Commentary Box: Corporate football, footballing corporates
Posted on May 30, 2018
OVER the past few years, there’s been a reaction to the increasingly polarised state of top-class football, an industry that continues to grow and detach itself from grassroots. There’s arguably no turning back, the football world now revolves around a dozen or so clubs that are bigger, wealthier, more influential and more interconnected than the rest of the game’s constituents. We might not like it, and may hanker for the days of wooden grandstands, muddy pitches and players who might jump on the bus to get to the stadium, but it is here to stay – you embrace it, or reject it.
When the so-called “C-suite” moved into football clubs, rather than boards comprising local businessmen with chains of butcher’s shops, bingo halls or pubs, the signs were very clear the sport had moved up a gear. In the past, high finance didn’t really want to know football, the City of London viewed the game as “played and watched by oiks”. Rugby was the sport of gentlemen, the game that financial institutions were more likely to lend their backing. The Premier League changed that, but the first signs were visible with the stock market floating of Manchester United and Tottenham Hotspur. In the case of the latter, the arrival of Alan Sugar, a big client of City banks, brought the concept of “a market” to football. Later on, Southampton had a City Veteran, Rupert Lowe, as chairman, but it is often overlooked that Arsenal, for many years, had the Hill-Woods in the marble halls of Highbury, a family connected with Hambros Bank. Generally, football supporters see the involvement of bankers, hedge fund managers and private equity as something to be avoided in a sport that has such an emotional pull. Lower down the food chain, non-league clubs are often vulnerable to the opportunist property developer.
Football, in the 1990s, with its new found wealth provided by broadcasting and global ambition, suddenly became attractive to corporate financiers and speculators. Certainly, post-1990 finance professionals were discovering football as a corporate hospitality winner, partly due to the globalisation of markets and the attempted removal of the class barrier attached to the sport. As football became more gentrified, much to the disgust of many segments of the game’s traditional audience, the more financial institutions and large corporates were willing to attach themselves to it. Executive boxes echoed to the sound of top business people who had just become experts in a sport they had recently discovered. They had the money to meet the cost of an expensive night-out in London watching Chelsea take-on Barcelona.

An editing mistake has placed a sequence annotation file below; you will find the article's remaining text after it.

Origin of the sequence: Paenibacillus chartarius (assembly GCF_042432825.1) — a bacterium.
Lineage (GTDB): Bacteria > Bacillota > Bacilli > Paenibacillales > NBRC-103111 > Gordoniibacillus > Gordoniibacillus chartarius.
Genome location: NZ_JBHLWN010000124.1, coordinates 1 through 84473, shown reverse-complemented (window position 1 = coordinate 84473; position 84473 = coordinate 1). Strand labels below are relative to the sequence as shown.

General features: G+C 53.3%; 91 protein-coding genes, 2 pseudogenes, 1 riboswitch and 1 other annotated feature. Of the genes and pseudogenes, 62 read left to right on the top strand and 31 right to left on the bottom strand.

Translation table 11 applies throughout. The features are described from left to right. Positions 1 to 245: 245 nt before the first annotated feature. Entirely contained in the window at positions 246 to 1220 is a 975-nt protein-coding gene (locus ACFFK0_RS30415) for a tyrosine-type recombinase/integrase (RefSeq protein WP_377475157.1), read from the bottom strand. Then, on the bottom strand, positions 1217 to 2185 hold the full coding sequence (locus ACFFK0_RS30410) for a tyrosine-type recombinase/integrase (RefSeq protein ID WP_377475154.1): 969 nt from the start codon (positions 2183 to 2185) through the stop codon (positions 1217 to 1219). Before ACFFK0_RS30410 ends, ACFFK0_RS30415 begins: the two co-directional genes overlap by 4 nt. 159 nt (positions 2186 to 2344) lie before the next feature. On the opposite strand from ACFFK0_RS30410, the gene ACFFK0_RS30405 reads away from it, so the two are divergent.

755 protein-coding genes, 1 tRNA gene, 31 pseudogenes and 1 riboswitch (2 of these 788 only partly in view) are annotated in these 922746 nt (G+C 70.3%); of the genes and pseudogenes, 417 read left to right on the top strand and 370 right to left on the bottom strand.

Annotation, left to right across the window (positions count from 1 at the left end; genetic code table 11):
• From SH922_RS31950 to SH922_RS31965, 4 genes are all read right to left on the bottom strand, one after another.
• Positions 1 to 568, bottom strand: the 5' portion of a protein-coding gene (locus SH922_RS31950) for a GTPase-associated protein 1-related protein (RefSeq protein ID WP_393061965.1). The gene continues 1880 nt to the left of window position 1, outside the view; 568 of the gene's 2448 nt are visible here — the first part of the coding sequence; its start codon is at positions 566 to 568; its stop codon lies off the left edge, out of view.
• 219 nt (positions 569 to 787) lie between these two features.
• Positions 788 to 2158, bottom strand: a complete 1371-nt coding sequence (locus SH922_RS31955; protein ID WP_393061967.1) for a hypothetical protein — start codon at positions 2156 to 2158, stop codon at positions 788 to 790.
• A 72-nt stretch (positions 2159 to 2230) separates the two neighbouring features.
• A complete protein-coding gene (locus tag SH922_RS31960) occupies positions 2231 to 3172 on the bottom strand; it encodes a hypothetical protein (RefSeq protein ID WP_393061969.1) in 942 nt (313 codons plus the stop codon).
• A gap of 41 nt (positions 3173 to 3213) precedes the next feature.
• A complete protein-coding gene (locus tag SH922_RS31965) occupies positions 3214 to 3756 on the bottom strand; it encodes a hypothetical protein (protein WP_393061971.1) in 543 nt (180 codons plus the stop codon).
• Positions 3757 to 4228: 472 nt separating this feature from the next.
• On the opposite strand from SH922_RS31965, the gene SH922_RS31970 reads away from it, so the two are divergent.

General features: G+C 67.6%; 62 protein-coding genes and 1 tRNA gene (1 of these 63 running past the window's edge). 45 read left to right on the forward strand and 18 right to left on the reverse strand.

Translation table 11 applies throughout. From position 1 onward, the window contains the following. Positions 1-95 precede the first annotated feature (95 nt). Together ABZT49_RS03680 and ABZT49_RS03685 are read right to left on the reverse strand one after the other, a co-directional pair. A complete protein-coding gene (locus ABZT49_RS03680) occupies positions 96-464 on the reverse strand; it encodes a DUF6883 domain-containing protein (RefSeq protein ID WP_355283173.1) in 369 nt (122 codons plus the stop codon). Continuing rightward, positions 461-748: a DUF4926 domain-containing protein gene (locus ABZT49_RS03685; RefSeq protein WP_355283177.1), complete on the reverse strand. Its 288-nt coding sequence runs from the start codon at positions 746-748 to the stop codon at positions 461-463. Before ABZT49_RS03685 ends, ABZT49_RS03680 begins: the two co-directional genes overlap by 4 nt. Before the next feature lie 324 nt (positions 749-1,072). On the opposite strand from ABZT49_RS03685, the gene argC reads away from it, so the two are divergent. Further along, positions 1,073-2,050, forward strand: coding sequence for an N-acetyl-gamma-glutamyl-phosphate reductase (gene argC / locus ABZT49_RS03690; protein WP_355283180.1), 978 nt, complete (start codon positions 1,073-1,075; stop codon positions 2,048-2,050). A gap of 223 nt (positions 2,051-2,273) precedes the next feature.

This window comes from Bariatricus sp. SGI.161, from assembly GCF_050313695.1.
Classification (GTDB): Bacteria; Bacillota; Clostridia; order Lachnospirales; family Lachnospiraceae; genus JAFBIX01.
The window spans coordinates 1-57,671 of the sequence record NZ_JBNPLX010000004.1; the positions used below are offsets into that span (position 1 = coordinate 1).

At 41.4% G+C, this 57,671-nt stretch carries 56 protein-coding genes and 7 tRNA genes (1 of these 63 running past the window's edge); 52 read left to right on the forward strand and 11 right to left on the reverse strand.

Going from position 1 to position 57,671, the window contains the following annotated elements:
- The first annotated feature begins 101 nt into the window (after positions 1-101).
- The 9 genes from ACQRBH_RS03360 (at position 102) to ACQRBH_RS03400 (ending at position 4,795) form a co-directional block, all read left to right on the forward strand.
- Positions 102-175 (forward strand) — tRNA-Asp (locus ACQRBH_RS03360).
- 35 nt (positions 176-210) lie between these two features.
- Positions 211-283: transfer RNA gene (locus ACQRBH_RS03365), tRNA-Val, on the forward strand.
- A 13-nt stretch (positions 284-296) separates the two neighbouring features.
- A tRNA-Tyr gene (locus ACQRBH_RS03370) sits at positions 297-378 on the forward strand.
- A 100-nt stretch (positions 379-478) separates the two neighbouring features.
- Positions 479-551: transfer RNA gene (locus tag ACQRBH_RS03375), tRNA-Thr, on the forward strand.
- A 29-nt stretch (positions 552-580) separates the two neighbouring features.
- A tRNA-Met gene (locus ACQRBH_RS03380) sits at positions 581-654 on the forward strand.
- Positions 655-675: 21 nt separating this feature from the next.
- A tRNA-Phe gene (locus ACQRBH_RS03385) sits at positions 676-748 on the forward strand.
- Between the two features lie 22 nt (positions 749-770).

In some ways, corporate life and football, indeed any top level sport, mirror each other. While initially the idea that City of London business process and creativity was something football needed to “professionalise” itself, the demand for instant gratification that so typifies the current ethos of football also became prevalent in the corporate world. Recently, a top European financial institution, now cast in the role of a faded giant struggling to recapture past glories (the script could be football-related), sacked its CEO after a relatively short stint in charge. This knee-jerk reaction seemed especially harsh given the size of the task in hand, which was, effectively, to steer the company away from “relegation”. Some accused the people in the boardroom of managing the institution like a football club. CEOs at that particular firm are being hired and fired in a manner normally associated with former Atlético Madrid president Jesús Gil. It was no coincidence that one executive used Bayern Munich to describe the firm’s ambition: “Nobody particularly likes Bayern, but they respect and admire them…that’s what we want to be.”